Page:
Another fun surround disc is the multichannel SACD of Billy Joel's "The Stranger". I used to have the original vinyl of this album, but it is another one that just sort of disappeared when I was in college. So I was delighted when it was rereleased on SACD. On the Venere system, it was quite possibly the best I've heard it in years, epic actually.

The sax was raspy and engaging as it should be. Billy Joel's voice was a tiny bit thin and lacking in weight. On the closing ballad, "Everybody Has a Dream", the bass was full offering a substantial foundation. The other registers were low distortion creating an opportunity where I could pick out every instrument and voice in the chorus.

All in all, there was a solid foundation in the bass, maybe a tad forwardness in the lower treble but the mids were spectacular. The frequency balance was inevitably different from what I remember on the old system I had when this album first came out. But now the dynamics were even more telling with greater bass punch and extension! And I could have just as much fun as ever listening to this classic recording. (Note to self, discretely check brother's vinyl collection the next chance you get.)

Now on to a few Blu Ray movies. I started off with "World War Z". This movie has powerful action sequences right from the start and never really lets up until the closing credits as conveyed via the complex sounds of a sudden and chaotic degradation of society. Even though this movie was bombastic, it was in the details of the quieter moments where the strengths of this system were revealed as a sort of electrostatic transparency.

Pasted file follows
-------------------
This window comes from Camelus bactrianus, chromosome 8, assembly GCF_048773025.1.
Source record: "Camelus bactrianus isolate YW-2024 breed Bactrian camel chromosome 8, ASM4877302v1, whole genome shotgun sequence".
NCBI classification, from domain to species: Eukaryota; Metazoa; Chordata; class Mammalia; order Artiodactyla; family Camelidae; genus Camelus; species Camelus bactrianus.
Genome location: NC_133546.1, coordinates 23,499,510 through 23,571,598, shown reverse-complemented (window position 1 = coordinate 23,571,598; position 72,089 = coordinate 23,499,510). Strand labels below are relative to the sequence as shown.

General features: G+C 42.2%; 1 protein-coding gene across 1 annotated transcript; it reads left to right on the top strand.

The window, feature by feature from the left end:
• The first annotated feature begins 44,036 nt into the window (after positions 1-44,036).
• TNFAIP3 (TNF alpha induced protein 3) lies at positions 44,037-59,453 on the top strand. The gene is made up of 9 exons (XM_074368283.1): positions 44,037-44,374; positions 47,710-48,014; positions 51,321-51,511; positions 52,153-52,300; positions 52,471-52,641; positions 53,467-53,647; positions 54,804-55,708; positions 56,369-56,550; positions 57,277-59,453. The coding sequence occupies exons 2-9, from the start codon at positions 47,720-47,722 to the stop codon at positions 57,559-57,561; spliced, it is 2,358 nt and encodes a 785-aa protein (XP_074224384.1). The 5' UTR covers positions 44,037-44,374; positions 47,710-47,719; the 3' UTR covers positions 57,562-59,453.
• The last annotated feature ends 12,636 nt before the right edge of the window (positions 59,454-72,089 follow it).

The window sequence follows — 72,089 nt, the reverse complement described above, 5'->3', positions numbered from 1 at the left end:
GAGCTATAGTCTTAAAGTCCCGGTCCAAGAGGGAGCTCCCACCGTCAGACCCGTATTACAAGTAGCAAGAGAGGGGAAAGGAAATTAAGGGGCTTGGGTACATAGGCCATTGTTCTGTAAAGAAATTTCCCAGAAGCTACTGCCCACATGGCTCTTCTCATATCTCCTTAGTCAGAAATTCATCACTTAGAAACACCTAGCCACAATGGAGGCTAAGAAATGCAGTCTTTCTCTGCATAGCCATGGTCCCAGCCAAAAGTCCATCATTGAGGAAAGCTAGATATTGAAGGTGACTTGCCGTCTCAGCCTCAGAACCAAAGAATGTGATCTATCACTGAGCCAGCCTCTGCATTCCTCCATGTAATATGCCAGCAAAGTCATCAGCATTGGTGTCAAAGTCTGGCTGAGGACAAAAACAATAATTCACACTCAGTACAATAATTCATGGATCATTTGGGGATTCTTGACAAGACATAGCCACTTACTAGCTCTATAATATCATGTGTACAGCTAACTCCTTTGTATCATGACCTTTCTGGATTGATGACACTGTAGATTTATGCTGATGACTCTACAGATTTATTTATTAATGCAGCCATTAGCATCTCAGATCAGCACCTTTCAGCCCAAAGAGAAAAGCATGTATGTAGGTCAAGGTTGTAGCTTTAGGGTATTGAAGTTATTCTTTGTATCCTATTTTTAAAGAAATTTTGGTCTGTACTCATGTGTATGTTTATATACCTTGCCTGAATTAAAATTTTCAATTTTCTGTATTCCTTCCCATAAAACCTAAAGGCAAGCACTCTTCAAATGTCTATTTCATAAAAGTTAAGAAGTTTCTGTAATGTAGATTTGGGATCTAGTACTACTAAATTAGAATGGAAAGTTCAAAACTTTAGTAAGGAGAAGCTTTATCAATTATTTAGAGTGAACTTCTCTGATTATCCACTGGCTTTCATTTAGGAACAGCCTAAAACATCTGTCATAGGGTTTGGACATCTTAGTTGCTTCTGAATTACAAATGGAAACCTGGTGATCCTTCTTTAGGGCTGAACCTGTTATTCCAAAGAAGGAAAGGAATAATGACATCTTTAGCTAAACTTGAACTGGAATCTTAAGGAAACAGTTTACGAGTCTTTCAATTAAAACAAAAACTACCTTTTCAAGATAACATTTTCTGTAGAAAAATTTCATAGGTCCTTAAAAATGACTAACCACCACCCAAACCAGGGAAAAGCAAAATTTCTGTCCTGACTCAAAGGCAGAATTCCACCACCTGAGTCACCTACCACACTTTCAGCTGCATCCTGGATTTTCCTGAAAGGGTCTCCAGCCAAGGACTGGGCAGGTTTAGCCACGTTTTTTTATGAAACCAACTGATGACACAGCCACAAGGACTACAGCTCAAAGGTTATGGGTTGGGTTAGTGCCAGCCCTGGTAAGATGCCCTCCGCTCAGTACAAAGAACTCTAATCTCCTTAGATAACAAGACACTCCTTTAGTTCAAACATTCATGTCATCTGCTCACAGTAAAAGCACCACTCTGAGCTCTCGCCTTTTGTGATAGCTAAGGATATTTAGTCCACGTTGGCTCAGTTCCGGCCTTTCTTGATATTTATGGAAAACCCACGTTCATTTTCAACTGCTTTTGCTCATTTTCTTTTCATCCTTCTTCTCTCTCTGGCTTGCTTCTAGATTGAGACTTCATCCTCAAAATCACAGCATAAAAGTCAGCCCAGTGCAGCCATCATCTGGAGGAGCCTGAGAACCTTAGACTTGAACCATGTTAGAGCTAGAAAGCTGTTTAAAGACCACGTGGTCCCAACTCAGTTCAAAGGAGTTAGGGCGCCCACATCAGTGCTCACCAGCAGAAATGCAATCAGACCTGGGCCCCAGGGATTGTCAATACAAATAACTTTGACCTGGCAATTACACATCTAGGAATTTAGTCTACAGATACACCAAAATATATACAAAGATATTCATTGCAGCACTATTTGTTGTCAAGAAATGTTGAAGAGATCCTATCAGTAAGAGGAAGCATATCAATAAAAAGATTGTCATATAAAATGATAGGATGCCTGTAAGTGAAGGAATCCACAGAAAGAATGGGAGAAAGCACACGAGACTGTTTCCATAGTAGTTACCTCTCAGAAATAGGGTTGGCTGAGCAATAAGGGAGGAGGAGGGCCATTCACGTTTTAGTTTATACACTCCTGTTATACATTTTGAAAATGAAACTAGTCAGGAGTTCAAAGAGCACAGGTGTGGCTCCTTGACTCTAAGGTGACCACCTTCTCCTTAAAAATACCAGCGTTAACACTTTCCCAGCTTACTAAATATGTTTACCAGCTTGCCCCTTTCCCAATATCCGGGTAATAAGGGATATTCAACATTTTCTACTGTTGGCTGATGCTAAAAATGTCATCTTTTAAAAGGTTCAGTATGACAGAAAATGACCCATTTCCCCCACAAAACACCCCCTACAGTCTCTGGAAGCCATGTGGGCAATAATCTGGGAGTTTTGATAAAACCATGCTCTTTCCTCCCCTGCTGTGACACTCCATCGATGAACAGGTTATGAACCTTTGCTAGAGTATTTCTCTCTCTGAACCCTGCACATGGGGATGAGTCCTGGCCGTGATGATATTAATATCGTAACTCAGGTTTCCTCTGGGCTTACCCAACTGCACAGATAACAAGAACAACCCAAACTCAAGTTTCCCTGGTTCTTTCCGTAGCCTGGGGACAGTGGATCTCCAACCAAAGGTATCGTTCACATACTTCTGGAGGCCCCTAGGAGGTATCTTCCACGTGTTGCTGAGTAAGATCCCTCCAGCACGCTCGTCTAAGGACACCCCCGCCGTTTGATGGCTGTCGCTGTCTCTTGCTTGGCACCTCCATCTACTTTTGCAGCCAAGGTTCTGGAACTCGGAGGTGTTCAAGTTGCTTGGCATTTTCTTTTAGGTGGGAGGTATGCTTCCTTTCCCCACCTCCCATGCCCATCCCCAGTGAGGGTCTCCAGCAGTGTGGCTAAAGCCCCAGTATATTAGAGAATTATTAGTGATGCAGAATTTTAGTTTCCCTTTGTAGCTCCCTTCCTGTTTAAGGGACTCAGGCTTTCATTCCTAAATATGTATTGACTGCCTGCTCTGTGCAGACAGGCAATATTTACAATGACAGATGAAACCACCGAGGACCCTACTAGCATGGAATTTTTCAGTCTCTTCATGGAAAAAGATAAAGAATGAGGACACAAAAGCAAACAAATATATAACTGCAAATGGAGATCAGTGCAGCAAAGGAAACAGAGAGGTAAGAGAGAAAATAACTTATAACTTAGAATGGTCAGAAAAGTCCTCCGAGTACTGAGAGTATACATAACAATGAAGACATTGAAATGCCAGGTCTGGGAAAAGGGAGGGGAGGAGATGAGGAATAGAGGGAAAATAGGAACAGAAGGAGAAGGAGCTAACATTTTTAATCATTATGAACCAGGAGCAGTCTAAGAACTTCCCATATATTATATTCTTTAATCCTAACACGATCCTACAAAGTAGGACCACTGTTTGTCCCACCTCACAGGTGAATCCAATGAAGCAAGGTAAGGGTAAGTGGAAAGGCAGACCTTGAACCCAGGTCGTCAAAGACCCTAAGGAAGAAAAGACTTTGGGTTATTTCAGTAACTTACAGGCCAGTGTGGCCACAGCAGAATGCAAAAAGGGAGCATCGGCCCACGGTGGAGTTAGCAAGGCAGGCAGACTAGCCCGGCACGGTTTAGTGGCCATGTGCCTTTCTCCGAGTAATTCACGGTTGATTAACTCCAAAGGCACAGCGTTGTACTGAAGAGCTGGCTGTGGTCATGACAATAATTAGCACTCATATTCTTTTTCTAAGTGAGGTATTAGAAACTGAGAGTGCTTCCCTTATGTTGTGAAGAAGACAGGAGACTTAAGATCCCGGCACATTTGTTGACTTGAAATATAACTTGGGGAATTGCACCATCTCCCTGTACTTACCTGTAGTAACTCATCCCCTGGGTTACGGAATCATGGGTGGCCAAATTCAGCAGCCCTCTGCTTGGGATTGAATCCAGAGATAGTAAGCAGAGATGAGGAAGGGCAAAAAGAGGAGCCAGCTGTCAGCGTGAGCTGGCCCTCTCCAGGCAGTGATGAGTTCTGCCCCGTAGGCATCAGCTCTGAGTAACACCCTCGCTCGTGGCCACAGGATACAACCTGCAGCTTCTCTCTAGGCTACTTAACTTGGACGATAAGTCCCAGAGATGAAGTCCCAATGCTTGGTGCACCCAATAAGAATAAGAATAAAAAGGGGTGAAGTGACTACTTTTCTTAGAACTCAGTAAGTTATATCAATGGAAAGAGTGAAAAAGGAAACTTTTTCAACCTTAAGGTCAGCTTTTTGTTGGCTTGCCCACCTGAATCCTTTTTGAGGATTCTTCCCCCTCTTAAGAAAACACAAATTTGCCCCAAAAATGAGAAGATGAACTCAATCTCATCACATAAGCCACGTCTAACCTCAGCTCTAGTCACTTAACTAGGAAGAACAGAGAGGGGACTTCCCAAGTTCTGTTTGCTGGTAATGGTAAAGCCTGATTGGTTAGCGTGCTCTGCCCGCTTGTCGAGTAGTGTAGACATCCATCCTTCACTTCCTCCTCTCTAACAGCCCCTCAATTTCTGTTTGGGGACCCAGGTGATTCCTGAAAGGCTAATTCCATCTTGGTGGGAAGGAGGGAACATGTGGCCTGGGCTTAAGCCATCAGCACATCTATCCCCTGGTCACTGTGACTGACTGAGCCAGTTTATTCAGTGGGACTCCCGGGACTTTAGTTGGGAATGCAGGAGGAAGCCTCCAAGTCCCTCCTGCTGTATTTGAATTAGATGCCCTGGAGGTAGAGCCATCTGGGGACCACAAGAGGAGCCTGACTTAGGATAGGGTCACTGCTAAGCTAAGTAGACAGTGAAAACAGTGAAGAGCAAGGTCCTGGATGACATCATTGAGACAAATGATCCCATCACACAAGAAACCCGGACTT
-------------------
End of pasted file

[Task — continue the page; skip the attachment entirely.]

The little REL T9 never sounded limited so long as the sub's level was in balance with the mains. The low bass effects were felt as well as heard particularly on the plane crash where this system really rocked! I will have more to say about the REL sub in a separate review in the coming weeks.

I closed out my evaluation of the Venere surround and cinema system with the "Secretariat" Blu Ray. This is a high quality production with incredible production values. This includes not only the colorful and dynamic picture but also the amazing, original music and rich sound mix. These qualities are well preserved by a quality transfer to disc.

Once again, my sense of a vivid realism is the calling card of this speaker system. On "Secretariat", this was heard through the dialog channel. But also this 5.1 mix was shown in its best light by the Venere system with strong environmental surround activity including rain, thunder, echoes and every other manner of naturally-occurring sounds. Even the sound of the coin toss (which was definitely "enhanced") had an ethereal quality that I felt on the Veneres.

Two big reasons I picked this movie to review are the music and the pounding hooves of the race sequences. I was not disappointed on either count. And the REL T9 was no fading lily, holding up its end without complaint.

But, once again, this system did not bend sounds with frequency and rendered a rock solid sound field at all times. It was a mesmerizing performance.